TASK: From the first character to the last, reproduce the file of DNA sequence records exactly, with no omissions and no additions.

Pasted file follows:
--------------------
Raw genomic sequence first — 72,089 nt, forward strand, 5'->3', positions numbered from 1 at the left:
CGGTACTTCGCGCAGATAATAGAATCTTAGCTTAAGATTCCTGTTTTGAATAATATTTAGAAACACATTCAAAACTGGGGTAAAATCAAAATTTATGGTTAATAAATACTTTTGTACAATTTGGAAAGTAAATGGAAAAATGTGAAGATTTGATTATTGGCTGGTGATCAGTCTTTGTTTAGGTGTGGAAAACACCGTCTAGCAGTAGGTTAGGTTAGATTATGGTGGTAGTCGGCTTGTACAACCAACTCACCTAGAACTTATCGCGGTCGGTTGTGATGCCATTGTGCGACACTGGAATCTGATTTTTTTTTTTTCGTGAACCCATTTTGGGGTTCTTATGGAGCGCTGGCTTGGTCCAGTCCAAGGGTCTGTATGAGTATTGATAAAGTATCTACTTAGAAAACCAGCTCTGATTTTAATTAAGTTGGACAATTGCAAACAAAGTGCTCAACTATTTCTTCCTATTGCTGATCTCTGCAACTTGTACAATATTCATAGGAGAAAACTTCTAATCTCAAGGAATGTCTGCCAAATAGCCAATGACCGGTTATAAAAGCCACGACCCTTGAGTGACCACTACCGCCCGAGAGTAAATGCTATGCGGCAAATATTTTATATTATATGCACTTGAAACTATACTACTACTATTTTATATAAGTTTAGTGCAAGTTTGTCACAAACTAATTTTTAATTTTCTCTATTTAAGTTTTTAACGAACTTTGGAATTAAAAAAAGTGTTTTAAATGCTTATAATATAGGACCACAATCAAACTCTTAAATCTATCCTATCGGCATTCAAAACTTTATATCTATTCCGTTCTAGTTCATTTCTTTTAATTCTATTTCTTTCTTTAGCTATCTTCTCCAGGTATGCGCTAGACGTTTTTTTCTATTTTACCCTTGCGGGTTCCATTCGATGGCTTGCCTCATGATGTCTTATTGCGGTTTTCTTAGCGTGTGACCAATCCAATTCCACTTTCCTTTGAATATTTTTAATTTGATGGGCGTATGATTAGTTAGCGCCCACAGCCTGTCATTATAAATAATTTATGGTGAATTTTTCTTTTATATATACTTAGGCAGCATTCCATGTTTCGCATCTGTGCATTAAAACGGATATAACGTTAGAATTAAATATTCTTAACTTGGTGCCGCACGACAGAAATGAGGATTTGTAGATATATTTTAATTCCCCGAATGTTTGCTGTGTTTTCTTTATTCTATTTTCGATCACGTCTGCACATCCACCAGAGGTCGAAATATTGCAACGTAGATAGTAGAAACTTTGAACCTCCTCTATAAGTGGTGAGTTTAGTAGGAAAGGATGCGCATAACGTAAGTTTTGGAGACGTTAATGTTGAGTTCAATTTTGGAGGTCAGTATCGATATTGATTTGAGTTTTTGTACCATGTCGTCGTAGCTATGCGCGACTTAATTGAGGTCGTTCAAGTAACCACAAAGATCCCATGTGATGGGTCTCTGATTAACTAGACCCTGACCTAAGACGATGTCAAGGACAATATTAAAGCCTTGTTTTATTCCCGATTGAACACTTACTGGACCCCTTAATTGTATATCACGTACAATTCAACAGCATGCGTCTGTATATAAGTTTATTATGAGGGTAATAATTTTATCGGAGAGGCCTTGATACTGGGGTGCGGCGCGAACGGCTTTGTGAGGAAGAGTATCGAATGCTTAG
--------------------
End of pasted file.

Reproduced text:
Raw genomic sequence first — 72,089 nt, forward strand, 5'->3', positions numbered from 1 at the left:
CGGTACTTCGCGCAGATAATAGAATCTTAGCTTAAGATTCCTGTTTTGAATAATATTTAGAAACACATTCAAAACTGGGGTAAAATCAAAATTTATGGTTAATAAATACTTTTGTACAATTTGGAAAGTAAATGGAAAAATGTGAAGATTTGATTATTGGCTGGTGATCAGTCTTTGTTTAGGTGTGGAAAACACCGTCTAGCAGTAGGTTAGGTTAGATTATGGTGGTAGTCGGCTTGTACAACCAACTCACCTAGAACTTATCGCGGTCGGTTGTGATGCCATTGTGCGACACTGGAATCTGATTTTTTTTTTTTCGTGAACCCATTTTGGGGTTCTTATGGAGCGCTGGCTTGGTCCAGTCCAAGGGTCTGTATGAGTATTGATAAAGTATCTACTTAGAAAACCAGCTCTGATTTTAATTAAGTTGGACAATTGCAAACAAAGTGCTCAACTATTTCTTCCTATTGCTGATCTCTGCAACTTGTACAATATTCATAGGAGAAAACTTCTAATCTCAAGGAATGTCTGCCAAATAGCCAATGACCGGTTATAAAAGCCACGACCCTTGAGTGACCACTACCGCCCGAGAGTAAATGCTATGCGGCAAATATTTTATATTATATGCACTTGAAACTATACTACTACTATTTTATATAAGTTTAGTGCAAGTTTGTCACAAACTAATTTTTAATTTTCTCTATTTAAGTTTTTAACGAACTTTGGAATTAAAAAAAGTGTTTTAAATGCTTATAATATAGGACCACAATCAAACTCTTAAATCTATCCTATCGGCATTCAAAACTTTATATCTATTCCGTTCTAGTTCATTTCTTTTAATTCTATTTCTTTCTTTAGCTATCTTCTCCAGGTATGCGCTAGACGTTTTTTTCTATTTTACCCTTGCGGGTTCCATTCGATGGCTTGCCTCATGATGTCTTATTGCGGTTTTCTTAGCGTGTGACCAATCCAATTCCACTTTCCTTTGAATATTTTTAATTTGATGGGCGTATGATTAGTTAGCGCCCACAGCCTGTCATTATAAATAATTTATGGTGAATTTTTCTTTTATATATACTTAGGCAGCATTCCATGTTTCGCATCTGTGCATTAAAACGGATATAACGTTAGAATTAAATATTCTTAACTTGGTGCCGCACGACAGAAATGAGGATTTGTAGATATATTTTAATTCCCCGAATGTTTGCTGTGTTTTCTTTATTCTATTTTCGATCACGTCTGCACATCCACCAGAGGTCGAAATATTGCAACGTAGATAGTAGAAACTTTGAACCTCCTCTATAAGTGGTGAGTTTAGTAGGAAAGGATGCGCATAACGTAAGTTTTGGAGACGTTAATGTTGAGTTCAATTTTGGAGGTCAGTATCGATATTGATTTGAGTTTTTGTACCATGTCGTCGTAGCTATGCGCGACTTAATTGAGGTCGTTCAAGTAACCACAAAGATCCCATGTGATGGGTCTCTGATTAACTAGACCCTGACCTAAGACGATGTCAAGGACAATATTAAAGCCTTGTTTTATTCCCGATTGAACACTTACTGGACCCCTTAATTGTATATCACGTACAATTCAACAGCATGCGTCTGTATATAAGTTTATTATGAGGGTAATAATTTTATCGGAGAGGCCTTGATACTGGGGTGCGGCGCGAACGGCTTTGTGAGGAAGAGTATCGAATGCTTAG